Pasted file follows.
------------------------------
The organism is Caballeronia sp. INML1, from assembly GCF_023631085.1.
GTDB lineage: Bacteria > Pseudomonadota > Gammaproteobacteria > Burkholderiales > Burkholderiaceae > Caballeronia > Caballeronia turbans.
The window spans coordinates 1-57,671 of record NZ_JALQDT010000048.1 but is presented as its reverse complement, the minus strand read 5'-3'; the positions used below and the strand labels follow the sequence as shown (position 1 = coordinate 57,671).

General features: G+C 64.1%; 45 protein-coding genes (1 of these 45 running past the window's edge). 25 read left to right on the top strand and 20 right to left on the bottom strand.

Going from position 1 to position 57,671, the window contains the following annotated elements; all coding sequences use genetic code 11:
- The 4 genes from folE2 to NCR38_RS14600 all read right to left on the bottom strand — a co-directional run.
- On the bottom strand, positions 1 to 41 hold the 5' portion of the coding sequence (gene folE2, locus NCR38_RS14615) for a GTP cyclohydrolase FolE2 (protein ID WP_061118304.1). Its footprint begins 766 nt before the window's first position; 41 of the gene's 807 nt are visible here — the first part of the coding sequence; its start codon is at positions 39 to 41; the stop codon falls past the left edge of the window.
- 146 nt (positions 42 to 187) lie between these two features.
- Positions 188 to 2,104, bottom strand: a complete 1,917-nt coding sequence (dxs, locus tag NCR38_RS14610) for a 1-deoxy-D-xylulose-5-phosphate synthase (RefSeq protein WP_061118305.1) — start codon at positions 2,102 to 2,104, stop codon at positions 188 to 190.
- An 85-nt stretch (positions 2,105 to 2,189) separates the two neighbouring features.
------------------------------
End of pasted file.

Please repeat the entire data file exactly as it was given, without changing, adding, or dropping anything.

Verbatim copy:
The organism is Caballeronia sp. INML1, from assembly GCF_023631085.1.
GTDB lineage: Bacteria > Pseudomonadota > Gammaproteobacteria > Burkholderiales > Burkholderiaceae > Caballeronia > Caballeronia turbans.
The window spans coordinates 1-57,671 of record NZ_JALQDT010000048.1 but is presented as its reverse complement, the minus strand read 5'-3'; the positions used below and the strand labels follow the sequence as shown (position 1 = coordinate 57,671).

General features: G+C 64.1%; 45 protein-coding genes (1 of these 45 running past the window's edge). 25 read left to right on the top strand and 20 right to left on the bottom strand.

Going from position 1 to position 57,671, the window contains the following annotated elements; all coding sequences use genetic code 11:
- The 4 genes from folE2 to NCR38_RS14600 all read right to left on the bottom strand — a co-directional run.
- On the bottom strand, positions 1 to 41 hold the 5' portion of the coding sequence (gene folE2, locus NCR38_RS14615) for a GTP cyclohydrolase FolE2 (protein ID WP_061118304.1). Its footprint begins 766 nt before the window's first position; 41 of the gene's 807 nt are visible here — the first part of the coding sequence; its start codon is at positions 39 to 41; the stop codon falls past the left edge of the window.
- 146 nt (positions 42 to 187) lie between these two features.
- Positions 188 to 2,104, bottom strand: a complete 1,917-nt coding sequence (dxs, locus tag NCR38_RS14610) for a 1-deoxy-D-xylulose-5-phosphate synthase (RefSeq protein WP_061118305.1) — start codon at positions 2,102 to 2,104, stop codon at positions 188 to 190.
- An 85-nt stretch (positions 2,105 to 2,189) separates the two neighbouring features.